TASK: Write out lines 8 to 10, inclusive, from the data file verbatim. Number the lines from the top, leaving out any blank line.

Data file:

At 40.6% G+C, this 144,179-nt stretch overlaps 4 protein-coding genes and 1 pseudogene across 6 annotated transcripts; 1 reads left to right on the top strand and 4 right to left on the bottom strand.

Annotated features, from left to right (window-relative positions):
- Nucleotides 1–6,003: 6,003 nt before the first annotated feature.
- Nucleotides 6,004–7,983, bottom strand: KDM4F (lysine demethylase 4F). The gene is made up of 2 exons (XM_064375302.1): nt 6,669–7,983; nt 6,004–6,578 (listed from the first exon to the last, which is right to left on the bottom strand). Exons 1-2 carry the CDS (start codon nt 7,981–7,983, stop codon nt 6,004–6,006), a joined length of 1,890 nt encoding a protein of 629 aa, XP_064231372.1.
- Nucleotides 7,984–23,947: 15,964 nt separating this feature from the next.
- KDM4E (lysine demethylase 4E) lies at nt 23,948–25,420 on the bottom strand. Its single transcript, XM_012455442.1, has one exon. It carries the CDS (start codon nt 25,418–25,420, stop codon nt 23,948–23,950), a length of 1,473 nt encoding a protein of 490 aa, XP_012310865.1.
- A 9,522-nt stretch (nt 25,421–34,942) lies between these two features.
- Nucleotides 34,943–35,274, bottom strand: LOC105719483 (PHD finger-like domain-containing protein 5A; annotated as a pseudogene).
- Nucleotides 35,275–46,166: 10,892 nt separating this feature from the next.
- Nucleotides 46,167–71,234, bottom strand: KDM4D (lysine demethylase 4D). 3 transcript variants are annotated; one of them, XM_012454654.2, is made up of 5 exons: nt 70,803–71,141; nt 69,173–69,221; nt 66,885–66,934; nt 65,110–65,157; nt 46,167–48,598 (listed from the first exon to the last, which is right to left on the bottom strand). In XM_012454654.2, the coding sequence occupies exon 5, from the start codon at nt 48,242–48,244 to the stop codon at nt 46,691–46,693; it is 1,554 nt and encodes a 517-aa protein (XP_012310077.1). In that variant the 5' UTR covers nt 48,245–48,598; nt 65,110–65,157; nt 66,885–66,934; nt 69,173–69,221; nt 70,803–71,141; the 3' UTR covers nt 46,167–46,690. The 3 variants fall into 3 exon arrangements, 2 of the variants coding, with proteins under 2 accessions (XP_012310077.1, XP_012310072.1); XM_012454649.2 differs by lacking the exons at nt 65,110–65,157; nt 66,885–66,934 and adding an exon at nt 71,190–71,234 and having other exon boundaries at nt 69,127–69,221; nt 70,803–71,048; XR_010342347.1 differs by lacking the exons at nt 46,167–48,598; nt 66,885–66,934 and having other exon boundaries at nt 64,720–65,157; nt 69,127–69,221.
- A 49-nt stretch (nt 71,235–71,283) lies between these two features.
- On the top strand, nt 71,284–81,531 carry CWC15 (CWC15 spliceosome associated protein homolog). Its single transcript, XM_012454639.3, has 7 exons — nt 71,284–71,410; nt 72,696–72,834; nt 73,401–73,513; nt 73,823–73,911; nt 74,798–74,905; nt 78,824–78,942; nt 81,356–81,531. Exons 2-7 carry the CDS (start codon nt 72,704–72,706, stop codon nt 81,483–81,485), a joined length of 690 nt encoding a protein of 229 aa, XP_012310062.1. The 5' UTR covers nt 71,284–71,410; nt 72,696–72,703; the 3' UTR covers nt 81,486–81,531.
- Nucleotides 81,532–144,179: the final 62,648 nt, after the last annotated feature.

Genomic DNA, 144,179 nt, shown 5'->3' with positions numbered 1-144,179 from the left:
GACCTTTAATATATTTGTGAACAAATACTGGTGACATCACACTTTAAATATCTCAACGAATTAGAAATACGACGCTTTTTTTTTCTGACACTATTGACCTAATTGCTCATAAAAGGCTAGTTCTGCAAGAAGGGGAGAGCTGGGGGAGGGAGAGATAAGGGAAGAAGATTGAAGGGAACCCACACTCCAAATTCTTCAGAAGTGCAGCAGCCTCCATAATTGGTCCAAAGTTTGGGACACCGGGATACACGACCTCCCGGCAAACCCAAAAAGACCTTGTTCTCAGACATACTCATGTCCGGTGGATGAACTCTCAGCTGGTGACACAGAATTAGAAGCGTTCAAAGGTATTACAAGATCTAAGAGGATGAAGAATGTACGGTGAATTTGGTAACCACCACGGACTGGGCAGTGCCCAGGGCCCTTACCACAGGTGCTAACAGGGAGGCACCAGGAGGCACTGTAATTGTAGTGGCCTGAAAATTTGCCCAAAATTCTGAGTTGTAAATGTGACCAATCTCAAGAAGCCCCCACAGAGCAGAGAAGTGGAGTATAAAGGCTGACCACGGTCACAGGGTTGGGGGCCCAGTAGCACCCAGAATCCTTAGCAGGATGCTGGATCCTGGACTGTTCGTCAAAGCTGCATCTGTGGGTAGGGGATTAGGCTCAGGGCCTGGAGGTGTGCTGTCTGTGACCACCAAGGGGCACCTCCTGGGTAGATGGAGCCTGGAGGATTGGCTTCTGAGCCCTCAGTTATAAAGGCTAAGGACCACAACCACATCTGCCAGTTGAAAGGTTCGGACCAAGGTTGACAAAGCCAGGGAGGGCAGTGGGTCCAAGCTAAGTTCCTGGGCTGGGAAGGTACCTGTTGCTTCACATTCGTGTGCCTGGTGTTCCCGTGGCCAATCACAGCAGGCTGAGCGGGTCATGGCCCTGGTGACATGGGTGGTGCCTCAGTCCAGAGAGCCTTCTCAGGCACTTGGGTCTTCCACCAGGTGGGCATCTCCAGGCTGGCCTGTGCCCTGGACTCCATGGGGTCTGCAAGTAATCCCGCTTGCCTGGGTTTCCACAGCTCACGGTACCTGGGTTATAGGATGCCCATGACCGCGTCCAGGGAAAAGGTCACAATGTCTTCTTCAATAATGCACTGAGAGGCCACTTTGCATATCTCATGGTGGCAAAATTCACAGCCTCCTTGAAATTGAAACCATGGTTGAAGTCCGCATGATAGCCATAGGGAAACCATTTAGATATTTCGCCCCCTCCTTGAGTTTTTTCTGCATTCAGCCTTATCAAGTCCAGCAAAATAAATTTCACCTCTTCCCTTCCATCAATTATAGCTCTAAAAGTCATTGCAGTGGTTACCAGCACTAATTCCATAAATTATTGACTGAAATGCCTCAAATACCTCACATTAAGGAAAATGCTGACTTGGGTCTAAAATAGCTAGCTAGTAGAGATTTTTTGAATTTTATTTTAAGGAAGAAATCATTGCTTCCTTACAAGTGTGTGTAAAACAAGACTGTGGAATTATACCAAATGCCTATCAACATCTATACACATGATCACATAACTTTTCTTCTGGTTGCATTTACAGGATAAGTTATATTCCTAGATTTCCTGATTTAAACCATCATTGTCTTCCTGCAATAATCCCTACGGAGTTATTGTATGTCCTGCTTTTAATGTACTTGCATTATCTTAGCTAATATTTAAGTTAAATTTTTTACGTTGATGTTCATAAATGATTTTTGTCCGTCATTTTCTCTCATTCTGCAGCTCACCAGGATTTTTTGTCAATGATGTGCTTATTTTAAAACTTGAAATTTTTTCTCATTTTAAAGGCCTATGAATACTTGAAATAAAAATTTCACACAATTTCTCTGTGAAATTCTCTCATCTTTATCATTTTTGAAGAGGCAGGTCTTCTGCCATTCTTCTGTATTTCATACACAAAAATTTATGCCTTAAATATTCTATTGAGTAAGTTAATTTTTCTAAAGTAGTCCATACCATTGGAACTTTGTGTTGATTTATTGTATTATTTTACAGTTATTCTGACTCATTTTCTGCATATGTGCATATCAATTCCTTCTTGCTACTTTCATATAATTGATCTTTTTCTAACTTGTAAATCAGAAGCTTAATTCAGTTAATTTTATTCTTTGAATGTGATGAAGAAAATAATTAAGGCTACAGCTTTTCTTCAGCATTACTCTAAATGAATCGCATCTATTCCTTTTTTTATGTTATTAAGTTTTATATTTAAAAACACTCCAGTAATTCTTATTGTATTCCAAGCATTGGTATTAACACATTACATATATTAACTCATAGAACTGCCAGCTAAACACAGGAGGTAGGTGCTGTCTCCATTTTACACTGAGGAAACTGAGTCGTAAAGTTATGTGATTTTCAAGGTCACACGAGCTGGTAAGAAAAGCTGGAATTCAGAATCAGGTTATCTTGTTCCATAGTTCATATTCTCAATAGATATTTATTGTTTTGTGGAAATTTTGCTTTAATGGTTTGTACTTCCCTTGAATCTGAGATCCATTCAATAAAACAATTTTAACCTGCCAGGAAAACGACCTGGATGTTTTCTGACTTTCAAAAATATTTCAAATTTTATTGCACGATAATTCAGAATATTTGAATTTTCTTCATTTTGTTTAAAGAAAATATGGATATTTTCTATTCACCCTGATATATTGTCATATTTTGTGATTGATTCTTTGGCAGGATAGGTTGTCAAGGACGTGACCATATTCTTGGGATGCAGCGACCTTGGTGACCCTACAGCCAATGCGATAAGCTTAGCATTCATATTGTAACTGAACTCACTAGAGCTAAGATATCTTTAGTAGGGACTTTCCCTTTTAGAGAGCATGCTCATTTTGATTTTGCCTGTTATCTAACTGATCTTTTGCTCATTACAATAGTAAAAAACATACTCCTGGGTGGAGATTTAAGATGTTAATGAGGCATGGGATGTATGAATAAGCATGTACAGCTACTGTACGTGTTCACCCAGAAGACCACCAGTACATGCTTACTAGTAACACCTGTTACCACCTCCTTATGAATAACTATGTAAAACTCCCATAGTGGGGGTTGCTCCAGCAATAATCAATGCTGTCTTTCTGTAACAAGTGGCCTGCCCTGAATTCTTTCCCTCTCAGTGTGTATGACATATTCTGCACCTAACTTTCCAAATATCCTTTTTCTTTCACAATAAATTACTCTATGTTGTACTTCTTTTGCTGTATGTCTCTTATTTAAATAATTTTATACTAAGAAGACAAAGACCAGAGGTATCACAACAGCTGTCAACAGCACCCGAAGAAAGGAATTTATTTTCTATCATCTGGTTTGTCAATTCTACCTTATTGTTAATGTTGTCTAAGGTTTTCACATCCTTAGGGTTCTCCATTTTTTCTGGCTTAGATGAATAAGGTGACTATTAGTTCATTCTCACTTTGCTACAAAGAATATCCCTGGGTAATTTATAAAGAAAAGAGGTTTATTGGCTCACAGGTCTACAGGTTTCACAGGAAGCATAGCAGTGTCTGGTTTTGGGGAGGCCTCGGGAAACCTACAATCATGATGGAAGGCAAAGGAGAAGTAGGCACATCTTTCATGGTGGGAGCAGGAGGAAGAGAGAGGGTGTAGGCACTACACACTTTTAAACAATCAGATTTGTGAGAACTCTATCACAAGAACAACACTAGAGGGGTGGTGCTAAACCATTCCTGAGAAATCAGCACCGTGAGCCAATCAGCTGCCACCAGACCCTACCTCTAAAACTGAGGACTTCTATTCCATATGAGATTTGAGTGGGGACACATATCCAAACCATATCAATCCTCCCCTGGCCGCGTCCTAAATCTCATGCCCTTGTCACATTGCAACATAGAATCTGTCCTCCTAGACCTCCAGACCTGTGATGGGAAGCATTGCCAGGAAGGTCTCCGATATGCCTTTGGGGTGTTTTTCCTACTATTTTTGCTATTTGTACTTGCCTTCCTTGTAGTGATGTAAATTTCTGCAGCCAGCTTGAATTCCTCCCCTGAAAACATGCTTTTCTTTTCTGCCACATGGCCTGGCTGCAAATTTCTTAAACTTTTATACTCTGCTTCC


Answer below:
- Nucleotides 34,943–35,274, bottom strand: LOC105719483 (PHD finger-like domain-containing protein 5A; annotated as a pseudogene).
- Nucleotides 35,275–46,166: 10,892 nt separating this feature from the next.
- Nucleotides 46,167–71,234, bottom strand: KDM4D (lysine demethylase 4D). 3 transcript variants are annotated; one of them, XM_012454654.2, is made up of 5 exons: nt 70,803–71,141; nt 69,173–69,221; nt 66,885–66,934; nt 65,110–65,157; nt 46,167–48,598 (listed from the first exon to the last, which is right to left on the bottom strand). In XM_012454654.2, the coding sequence occupies exon 5, from the start codon at nt 48,242–48,244 to the stop codon at nt 46,691–46,693; it is 1,554 nt and encodes a 517-aa protein (XP_012310077.1). In that variant the 5' UTR covers nt 48,245–48,598; nt 65,110–65,157; nt 66,885–66,934; nt 69,173–69,221; nt 70,803–71,141; the 3' UTR covers nt 46,167–46,690. The 3 variants fall into 3 exon arrangements, 2 of the variants coding, with proteins under 2 accessions (XP_012310077.1, XP_012310072.1); XM_012454649.2 differs by lacking the exons at nt 65,110–65,157; nt 66,885–66,934 and adding an exon at nt 71,190–71,234 and having other exon boundaries at nt 69,127–69,221; nt 70,803–71,048; XR_010342347.1 differs by lacking the exons at nt 46,167–48,598; nt 66,885–66,934 and having other exon boundaries at nt 64,720–65,157; nt 69,127–69,221.